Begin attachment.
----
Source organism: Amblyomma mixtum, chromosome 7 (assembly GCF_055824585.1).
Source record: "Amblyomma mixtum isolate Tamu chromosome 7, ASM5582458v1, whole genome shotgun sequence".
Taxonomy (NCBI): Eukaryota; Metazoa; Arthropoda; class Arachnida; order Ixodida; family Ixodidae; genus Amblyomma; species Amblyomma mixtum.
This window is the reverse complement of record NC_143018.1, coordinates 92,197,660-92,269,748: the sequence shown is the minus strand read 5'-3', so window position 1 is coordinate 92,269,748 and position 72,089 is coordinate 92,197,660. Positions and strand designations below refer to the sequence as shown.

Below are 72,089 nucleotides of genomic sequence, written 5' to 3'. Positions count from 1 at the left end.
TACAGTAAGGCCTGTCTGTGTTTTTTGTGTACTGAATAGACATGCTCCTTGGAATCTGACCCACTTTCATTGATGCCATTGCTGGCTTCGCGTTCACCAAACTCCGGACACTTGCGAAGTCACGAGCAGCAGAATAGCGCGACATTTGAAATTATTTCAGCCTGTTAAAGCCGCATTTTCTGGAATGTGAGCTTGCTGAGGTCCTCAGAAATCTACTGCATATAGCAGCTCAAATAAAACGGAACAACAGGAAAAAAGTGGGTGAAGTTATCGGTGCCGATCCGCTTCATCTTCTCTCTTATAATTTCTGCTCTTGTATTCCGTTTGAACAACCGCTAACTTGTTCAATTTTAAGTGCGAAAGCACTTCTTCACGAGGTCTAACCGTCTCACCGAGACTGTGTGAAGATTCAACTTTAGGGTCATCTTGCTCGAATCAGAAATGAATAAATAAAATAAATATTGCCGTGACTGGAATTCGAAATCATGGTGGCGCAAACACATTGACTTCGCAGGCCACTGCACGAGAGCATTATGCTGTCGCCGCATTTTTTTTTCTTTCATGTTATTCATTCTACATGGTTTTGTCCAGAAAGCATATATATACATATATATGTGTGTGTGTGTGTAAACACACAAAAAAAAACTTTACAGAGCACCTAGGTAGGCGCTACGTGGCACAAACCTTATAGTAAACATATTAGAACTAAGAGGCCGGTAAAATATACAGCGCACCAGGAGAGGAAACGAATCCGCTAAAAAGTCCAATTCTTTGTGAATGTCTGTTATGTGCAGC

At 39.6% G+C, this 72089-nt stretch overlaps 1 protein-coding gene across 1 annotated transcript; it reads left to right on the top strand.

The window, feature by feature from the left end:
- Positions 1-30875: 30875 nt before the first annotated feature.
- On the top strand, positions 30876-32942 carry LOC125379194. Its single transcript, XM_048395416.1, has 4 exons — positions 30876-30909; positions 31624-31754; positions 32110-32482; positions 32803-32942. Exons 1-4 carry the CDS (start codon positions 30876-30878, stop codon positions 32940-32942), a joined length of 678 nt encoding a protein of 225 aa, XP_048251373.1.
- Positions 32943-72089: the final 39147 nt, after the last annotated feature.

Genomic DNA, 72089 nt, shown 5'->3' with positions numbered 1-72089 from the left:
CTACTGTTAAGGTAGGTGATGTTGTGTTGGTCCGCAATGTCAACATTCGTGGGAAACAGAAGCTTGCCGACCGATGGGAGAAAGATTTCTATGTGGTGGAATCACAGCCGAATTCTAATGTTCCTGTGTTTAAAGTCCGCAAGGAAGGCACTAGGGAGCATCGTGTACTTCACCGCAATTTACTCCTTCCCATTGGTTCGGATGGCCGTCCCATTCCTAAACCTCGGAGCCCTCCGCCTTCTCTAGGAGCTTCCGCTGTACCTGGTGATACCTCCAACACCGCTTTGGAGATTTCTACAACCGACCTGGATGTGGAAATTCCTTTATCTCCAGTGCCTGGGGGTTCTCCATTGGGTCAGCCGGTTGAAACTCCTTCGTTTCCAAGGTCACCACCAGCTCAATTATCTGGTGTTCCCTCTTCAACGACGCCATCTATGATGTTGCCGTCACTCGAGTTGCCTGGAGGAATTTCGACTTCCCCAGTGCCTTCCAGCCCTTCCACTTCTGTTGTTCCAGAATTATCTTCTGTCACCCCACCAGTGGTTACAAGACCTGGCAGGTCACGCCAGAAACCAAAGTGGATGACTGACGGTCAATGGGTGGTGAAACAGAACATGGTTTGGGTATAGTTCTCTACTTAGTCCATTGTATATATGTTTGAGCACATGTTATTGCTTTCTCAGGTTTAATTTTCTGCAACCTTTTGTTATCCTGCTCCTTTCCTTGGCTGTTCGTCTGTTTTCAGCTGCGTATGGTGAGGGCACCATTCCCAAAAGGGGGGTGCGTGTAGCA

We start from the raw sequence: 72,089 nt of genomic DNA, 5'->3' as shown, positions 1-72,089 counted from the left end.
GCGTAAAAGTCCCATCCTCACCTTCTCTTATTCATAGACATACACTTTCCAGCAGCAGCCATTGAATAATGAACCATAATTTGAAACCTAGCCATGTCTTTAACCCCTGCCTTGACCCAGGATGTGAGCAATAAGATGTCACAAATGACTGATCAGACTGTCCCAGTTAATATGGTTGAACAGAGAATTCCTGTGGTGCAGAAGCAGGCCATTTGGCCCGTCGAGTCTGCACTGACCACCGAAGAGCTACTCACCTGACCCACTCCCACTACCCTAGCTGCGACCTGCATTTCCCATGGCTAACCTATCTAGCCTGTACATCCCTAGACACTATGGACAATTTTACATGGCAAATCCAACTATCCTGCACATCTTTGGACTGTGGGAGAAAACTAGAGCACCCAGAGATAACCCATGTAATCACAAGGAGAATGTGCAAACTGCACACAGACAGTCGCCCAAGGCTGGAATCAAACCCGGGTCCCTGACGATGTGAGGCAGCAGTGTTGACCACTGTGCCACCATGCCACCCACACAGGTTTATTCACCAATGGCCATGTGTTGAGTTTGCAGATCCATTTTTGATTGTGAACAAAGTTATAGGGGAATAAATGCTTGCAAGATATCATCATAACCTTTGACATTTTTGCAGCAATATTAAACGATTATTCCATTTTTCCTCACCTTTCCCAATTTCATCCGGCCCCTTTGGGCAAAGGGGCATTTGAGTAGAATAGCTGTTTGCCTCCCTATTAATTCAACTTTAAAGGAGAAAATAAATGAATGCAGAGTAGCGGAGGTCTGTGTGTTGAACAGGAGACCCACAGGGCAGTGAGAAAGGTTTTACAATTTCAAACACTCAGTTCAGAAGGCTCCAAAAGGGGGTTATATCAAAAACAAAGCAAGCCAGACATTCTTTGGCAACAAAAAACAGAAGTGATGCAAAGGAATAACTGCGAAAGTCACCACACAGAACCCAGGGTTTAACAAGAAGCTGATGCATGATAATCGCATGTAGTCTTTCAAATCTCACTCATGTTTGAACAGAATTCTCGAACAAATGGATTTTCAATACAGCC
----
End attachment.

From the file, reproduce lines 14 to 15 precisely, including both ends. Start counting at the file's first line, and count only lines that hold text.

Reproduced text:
We start from the raw sequence: 72,089 nt of genomic DNA, 5'->3' as shown, positions 1-72,089 counted from the left end.
GCGTAAAAGTCCCATCCTCACCTTCTCTTATTCATAGACATACACTTTCCAGCAGCAGCCATTGAATAATGAACCATAATTTGAAACCTAGCCATGTCTTTAACCCCTGCCTTGACCCAGGATGTGAGCAATAAGATGTCACAAATGACTGATCAGACTGTCCCAGTTAATATGGTTGAACAGAGAATTCCTGTGGTGCAGAAGCAGGCCATTTGGCCCGTCGAGTCTGCACTGACCACCGAAGAGCTACTCACCTGACCCACTCCCACTACCCTAGCTGCGACCTGCATTTCCCATGGCTAACCTATCTAGCCTGTACATCCCTAGACACTATGGACAATTTTACATGGCAAATCCAACTATCCTGCACATCTTTGGACTGTGGGAGAAAACTAGAGCACCCAGAGATAACCCATGTAATCACAAGGAGAATGTGCAAACTGCACACAGACAGTCGCCCAAGGCTGGAATCAAACCCGGGTCCCTGACGATGTGAGGCAGCAGTGTTGACCACTGTGCCACCATGCCACCCACACAGGTTTATTCACCAATGGCCATGTGTTGAGTTTGCAGATCCATTTTTGATTGTGAACAAAGTTATAGGGGAATAAATGCTTGCAAGATATCATCATAACCTTTGACATTTTTGCAGCAATATTAAACGATTATTCCATTTTTCCTCACCTTTCCCAATTTCATCCGGCCCCTTTGGGCAAAGGGGCATTTGAGTAGAATAGCTGTTTGCCTCCCTATTAATTCAACTTTAAAGGAGAAAATAAATGAATGCAGAGTAGCGGAGGTCTGTGTGTTGAACAGGAGACCCACAGGGCAGTGAGAAAGGTTTTACAATTTCAAACACTCAGTTCAGAAGGCTCCAAAAGGGGGTTATATCAAAAACAAAGCAAGCCAGACATTCTTTGGCAACAAAAAACAGAAGTGATGCAAAGGAATAACTGCGAAAGTCACCACACAGAACCCAGGGTTTAACAAGAAGCTGATGCATGATAATCGCATGTAGTCTTTCAAATCTCACTCATGTTTGAACAGAATTCTCGAACAAATGGATTTTCAATACAGCC